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Cunningham Cabin and Mormon Row - Grand Tetons National Park, Wyoming

(Post and photos by David Miller, Rob Gilchrist, Ernie Blackenship, and Brian Childress)

The Cunningham Cabin is a double-pen log cabin in Grand Teton National Park. The cabin was built as a homestead in Jackson Hole and represents an adaptation of an Appalachian building form to the West. The cabin was built just south of Spread Creek by John Pierce Cunningham, who arrived in Jackson Hole in 1885 and subsisted as a trapper until he established the Bar Flying U Ranch in 1888. The Cunninghams left the valley for Idaho in 1928, when land was being acquired for the future Grand Teton National Park.


The Cunningham Cabin stands as one of the valley’s few remaining structures from the homesteading era when settlers filed nearly 400 claims in Jackson Hole. In the 1880s, John and Margaret Cunningham staked a claim for the Bar Flying U Ranch. Cunningham built his cabin in 1888 in the Appalachian style, commonly called “double-pen” or “dog-trot.” John lived in the cabin until 1895 when he finished his main residence, and it later became a smithy and barn.


Cunningham ran a profitable ranch until drought ruined his crops and cattle prices fell at the end of World War I. As an agricultural depression persisted through the 1920s, Cunningham and other ranchers recognized the valley’s potential as a “playground.” Cunningham teamed up with neighbor Josiah David “Si” Ferrin to write a petition signed by 97 valley ranchers. The petition proposed a buyout of ranches to create a national recreation area for public enjoyment. In 1928, Cunningham sold to the Snake River Land Company who later donated 35,000 acres for park expansion.


Gunfight at the Bar Flying U RanchTwo Montana wranglers approached Cunningham in the fall of 1892 to purchase hay. Cunningham allowed the strangers to winter on his ranch. Rumors spread that the men were horse thieves. Next spring, a man claiming to be a U.S. Marshal, with three deputies, rode into Jackson from Idaho. Joined by Jackson recruits, the marshal’s men surrounded the ranch at night. In the morning, the posse gunned down the alleged thieves. The men’s guilt, the allegations and the marshal’s identity were never confirmed.

How to get there: The Cunningham Cabin is located north on highway 191 near the eastern boundary of the park. Panoramic Teton Range views can be seen from this site.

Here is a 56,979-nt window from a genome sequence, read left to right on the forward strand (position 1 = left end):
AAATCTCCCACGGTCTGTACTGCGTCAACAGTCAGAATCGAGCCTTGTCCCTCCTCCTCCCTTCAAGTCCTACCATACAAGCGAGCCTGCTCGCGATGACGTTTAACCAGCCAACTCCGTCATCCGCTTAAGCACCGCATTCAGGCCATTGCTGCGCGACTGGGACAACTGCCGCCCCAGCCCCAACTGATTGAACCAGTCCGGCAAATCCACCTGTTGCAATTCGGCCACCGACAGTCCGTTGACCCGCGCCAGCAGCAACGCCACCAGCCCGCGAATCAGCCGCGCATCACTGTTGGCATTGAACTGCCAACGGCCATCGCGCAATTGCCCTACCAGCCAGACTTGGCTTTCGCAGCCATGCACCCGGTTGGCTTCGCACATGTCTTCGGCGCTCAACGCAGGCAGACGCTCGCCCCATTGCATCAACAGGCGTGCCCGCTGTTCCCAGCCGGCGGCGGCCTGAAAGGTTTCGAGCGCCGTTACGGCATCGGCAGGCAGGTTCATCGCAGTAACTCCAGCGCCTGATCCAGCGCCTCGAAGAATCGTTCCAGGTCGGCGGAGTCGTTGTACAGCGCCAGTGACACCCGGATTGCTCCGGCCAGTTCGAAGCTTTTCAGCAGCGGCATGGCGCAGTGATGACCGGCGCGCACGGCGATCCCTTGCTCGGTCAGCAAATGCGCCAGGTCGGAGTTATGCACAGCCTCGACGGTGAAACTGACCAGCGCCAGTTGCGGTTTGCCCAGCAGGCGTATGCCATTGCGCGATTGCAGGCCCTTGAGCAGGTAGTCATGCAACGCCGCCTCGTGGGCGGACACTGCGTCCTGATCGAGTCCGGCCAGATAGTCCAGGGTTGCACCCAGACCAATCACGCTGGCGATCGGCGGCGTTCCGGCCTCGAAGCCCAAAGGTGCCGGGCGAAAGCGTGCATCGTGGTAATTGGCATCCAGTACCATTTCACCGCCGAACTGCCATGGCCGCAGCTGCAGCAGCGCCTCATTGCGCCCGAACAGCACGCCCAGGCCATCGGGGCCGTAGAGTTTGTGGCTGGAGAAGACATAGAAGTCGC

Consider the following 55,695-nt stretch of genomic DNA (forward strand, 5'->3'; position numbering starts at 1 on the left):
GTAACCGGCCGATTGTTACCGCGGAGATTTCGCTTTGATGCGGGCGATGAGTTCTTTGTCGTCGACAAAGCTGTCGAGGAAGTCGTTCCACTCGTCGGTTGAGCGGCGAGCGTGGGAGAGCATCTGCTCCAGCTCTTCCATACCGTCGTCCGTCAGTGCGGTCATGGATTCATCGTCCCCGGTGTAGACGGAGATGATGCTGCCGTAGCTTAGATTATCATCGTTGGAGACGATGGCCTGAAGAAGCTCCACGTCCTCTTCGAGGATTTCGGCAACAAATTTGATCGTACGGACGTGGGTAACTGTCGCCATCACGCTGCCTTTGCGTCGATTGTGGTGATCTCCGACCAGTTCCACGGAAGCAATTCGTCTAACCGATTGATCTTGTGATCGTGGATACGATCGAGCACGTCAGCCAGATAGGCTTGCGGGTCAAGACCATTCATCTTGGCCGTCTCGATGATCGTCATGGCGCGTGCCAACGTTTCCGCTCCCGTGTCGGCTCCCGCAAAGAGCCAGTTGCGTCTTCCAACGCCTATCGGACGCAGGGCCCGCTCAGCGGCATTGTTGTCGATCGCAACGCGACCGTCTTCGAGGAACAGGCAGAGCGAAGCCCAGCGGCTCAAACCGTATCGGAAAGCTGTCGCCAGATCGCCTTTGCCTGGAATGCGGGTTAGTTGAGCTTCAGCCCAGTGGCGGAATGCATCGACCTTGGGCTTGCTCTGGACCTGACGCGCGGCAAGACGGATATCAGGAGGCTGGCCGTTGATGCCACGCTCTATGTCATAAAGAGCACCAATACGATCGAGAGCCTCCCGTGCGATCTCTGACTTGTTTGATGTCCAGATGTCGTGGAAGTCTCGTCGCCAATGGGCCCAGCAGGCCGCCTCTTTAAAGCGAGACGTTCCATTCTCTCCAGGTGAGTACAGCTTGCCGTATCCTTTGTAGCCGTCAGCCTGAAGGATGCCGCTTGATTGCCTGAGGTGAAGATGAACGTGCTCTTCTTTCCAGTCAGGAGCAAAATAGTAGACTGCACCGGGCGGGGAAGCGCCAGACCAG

Mormon Row is a historic district in Teton County, Wyoming, United States that is listed on the National Register of Historic Places.


The district consists of a line of homestead complexes along the Jackson-Moran Road near the southeast corner of Grand Teton National Park, in the valley called Jackson Hole. The rural historic landscape's period of significance includes the construction of the Andy Chambers, T.A. Moulton and John Moulton farms from 1908 to the 1950s. Six building clusters and a separate ruin illustrate Mormon settlement in the area and comprise such features as drainage systems, barns, fields and corrals. Apart from John and T.A. Moulton, other settlers in the area were Joseph Eggleston, Albert Gunther, Henry May, Thomas Murphy and George Riniker. The Mormon Row district was added to the National Register of Historic Places on June 5, 1997.

Coversations/Things we learned:


These two locations are incredible examples of pioneers who explored and settled the United States. It’s pretty obvious why the families loved this location because of the view of the Teton Mountain Range. Visiting these locations and reading the attached literature brings together the bravery, dedication, and generosity not often seen anymore in the world. If you are visiting the Grand Tetons, this is a must-see stop.

Contact information and directions:


Websites:

https://www.nps.gov/grte/learn/historyculture/cunning.htm


https://www.nps.gov/grte/learn/historyculture/mormon.htm


How to get there: Drive north from Jackson on highway 191 past Moose Junction and turn right onto Antelope Flats Road. Follow the road about 1 ½ miles until you see a north-south running dirt road marked by a distinctive pink stucco house on the left with a small dirt parking area. A trail brochure and interpretive sign can be found at the parking lot.



Brochures:




Gallery of photos:



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